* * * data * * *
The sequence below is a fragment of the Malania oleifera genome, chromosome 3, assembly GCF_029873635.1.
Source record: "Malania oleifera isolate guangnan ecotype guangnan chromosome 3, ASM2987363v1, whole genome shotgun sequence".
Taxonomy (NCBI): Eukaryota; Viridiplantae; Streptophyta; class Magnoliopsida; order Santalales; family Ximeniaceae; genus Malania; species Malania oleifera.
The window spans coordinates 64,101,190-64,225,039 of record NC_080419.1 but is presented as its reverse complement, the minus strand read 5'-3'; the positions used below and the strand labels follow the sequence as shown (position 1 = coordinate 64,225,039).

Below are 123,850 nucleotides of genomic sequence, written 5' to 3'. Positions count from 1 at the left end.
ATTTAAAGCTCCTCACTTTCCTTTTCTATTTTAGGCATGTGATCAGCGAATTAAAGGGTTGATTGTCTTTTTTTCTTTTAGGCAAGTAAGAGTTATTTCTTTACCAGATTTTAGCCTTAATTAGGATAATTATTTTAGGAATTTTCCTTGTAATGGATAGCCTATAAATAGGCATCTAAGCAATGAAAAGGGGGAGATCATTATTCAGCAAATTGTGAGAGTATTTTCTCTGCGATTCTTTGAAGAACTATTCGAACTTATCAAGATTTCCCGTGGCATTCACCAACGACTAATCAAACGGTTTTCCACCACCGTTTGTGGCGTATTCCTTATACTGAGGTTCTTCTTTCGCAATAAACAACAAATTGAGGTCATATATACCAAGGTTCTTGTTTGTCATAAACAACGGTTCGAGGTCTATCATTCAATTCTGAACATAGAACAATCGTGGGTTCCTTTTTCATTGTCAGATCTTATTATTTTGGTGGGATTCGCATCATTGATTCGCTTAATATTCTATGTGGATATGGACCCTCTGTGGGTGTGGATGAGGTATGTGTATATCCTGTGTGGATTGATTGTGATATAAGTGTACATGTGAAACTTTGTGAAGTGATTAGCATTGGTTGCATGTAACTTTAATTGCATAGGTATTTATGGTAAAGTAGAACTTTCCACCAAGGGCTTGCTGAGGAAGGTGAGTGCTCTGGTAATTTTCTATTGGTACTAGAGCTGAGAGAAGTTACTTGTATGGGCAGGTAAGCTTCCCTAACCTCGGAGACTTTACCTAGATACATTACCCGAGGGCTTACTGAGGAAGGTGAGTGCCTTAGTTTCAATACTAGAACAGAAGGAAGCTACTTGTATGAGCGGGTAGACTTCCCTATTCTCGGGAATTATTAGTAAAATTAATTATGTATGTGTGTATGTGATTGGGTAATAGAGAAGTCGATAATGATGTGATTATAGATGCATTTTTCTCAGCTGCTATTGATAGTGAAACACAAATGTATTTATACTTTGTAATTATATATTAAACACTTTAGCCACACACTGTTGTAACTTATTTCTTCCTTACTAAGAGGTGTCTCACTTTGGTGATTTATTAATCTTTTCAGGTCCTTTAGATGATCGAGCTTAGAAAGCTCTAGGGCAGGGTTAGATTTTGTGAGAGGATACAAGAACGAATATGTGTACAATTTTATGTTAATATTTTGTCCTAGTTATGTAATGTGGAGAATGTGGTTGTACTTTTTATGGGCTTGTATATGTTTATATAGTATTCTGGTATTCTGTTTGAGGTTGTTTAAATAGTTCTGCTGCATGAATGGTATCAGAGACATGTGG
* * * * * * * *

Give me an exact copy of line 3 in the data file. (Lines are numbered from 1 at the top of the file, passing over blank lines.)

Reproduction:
Taxonomy (NCBI): Eukaryota; Viridiplantae; Streptophyta; class Magnoliopsida; order Santalales; family Ximeniaceae; genus Malania; species Malania oleifera.